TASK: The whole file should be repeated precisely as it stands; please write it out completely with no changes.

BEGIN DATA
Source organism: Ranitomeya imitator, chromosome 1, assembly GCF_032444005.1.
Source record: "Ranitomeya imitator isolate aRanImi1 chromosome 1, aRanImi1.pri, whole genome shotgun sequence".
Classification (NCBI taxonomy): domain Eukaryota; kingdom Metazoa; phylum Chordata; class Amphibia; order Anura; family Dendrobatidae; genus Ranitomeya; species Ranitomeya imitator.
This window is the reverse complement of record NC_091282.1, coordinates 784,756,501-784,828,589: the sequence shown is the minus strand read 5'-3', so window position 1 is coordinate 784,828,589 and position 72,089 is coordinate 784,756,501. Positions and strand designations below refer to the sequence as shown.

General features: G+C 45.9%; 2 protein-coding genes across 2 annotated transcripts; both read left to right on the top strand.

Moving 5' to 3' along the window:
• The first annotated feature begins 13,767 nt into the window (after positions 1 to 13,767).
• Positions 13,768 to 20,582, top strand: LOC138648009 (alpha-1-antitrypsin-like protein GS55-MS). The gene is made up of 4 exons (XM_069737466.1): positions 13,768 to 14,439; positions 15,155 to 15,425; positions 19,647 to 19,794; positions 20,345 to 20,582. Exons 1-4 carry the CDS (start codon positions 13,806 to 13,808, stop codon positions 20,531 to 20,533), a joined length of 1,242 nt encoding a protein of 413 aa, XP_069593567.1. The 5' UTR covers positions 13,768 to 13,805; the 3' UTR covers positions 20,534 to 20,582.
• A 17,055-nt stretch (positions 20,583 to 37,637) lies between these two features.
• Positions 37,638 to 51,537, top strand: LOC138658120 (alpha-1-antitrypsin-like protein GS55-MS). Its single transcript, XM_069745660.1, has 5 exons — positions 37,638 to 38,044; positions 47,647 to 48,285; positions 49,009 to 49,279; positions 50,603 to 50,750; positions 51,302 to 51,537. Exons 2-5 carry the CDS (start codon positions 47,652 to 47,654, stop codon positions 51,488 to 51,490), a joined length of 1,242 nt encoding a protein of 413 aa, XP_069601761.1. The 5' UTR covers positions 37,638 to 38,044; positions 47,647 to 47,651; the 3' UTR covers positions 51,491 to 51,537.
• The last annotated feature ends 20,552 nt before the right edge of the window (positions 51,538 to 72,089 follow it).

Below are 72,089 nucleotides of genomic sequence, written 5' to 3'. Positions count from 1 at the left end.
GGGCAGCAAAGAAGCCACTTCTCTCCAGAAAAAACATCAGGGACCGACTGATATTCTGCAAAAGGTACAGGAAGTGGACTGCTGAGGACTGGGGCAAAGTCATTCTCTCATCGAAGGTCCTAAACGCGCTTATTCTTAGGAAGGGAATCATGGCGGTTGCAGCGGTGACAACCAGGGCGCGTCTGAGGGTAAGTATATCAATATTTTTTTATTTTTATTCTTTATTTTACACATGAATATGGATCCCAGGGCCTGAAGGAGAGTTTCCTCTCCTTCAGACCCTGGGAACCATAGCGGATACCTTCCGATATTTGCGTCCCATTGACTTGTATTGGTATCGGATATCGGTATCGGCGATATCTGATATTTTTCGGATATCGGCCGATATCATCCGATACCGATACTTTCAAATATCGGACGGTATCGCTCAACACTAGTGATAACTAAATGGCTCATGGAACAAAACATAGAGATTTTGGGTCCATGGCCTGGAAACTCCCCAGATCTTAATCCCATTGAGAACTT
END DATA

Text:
Source organism: Ranitomeya imitator, chromosome 1, assembly GCF_032444005.1.
Source record: "Ranitomeya imitator isolate aRanImi1 chromosome 1, aRanImi1.pri, whole genome shotgun sequence".
Classification (NCBI taxonomy): domain Eukaryota; kingdom Metazoa; phylum Chordata; class Amphibia; order Anura; family Dendrobatidae; genus Ranitomeya; species Ranitomeya imitator.
This window is the reverse complement of record NC_091282.1, coordinates 784,756,501-784,828,589: the sequence shown is the minus strand read 5'-3', so window position 1 is coordinate 784,828,589 and position 72,089 is coordinate 784,756,501. Positions and strand designations below refer to the sequence as shown.

General features: G+C 45.9%; 2 protein-coding genes across 2 annotated transcripts; both read left to right on the top strand.

Moving 5' to 3' along the window:
• The first annotated feature begins 13,767 nt into the window (after positions 1 to 13,767).
• Positions 13,768 to 20,582, top strand: LOC138648009 (alpha-1-antitrypsin-like protein GS55-MS). The gene is made up of 4 exons (XM_069737466.1): positions 13,768 to 14,439; positions 15,155 to 15,425; positions 19,647 to 19,794; positions 20,345 to 20,582. Exons 1-4 carry the CDS (start codon positions 13,806 to 13,808, stop codon positions 20,531 to 20,533), a joined length of 1,242 nt encoding a protein of 413 aa, XP_069593567.1. The 5' UTR covers positions 13,768 to 13,805; the 3' UTR covers positions 20,534 to 20,582.
• A 17,055-nt stretch (positions 20,583 to 37,637) lies between these two features.
• Positions 37,638 to 51,537, top strand: LOC138658120 (alpha-1-antitrypsin-like protein GS55-MS). Its single transcript, XM_069745660.1, has 5 exons — positions 37,638 to 38,044; positions 47,647 to 48,285; positions 49,009 to 49,279; positions 50,603 to 50,750; positions 51,302 to 51,537. Exons 2-5 carry the CDS (start codon positions 47,652 to 47,654, stop codon positions 51,488 to 51,490), a joined length of 1,242 nt encoding a protein of 413 aa, XP_069601761.1. The 5' UTR covers positions 37,638 to 38,044; positions 47,647 to 47,651; the 3' UTR covers positions 51,491 to 51,537.
• The last annotated feature ends 20,552 nt before the right edge of the window (positions 51,538 to 72,089 follow it).

Below are 72,089 nucleotides of genomic sequence, written 5' to 3'. Positions count from 1 at the left end.
GGGCAGCAAAGAAGCCACTTCTCTCCAGAAAAAACATCAGGGACCGACTGATATTCTGCAAAAGGTACAGGAAGTGGACTGCTGAGGACTGGGGCAAAGTCATTCTCTCATCGAAGGTCCTAAACGCGCTTATTCTTAGGAAGGGAATCATGGCGGTTGCAGCGGTGACAACCAGGGCGCGTCTGAGGGTAAGTATATCAATATTTTTTTATTTTTATTCTTTATTTTACACATGAATATGGATCCCAGGGCCTGAAGGAGAGTTTCCTCTCCTTCAGACCCTGGGAACCATAGCGGATACCTTCCGATATTTGCGTCCCATTGACTTGTATTGGTATCGGATATCGGTATCGGCGATATCTGATATTTTTCGGATATCGGCCGATATCATCCGATACCGATACTTTCAAATATCGGACGGTATCGCTCAACACTAGTGATAACTAAATGGCTCATGGAACAAAACATAGAGATTTTGGGTCCATGGCCTGGAAACTCCCCAGATCTTAATCCCATTGAGAACTT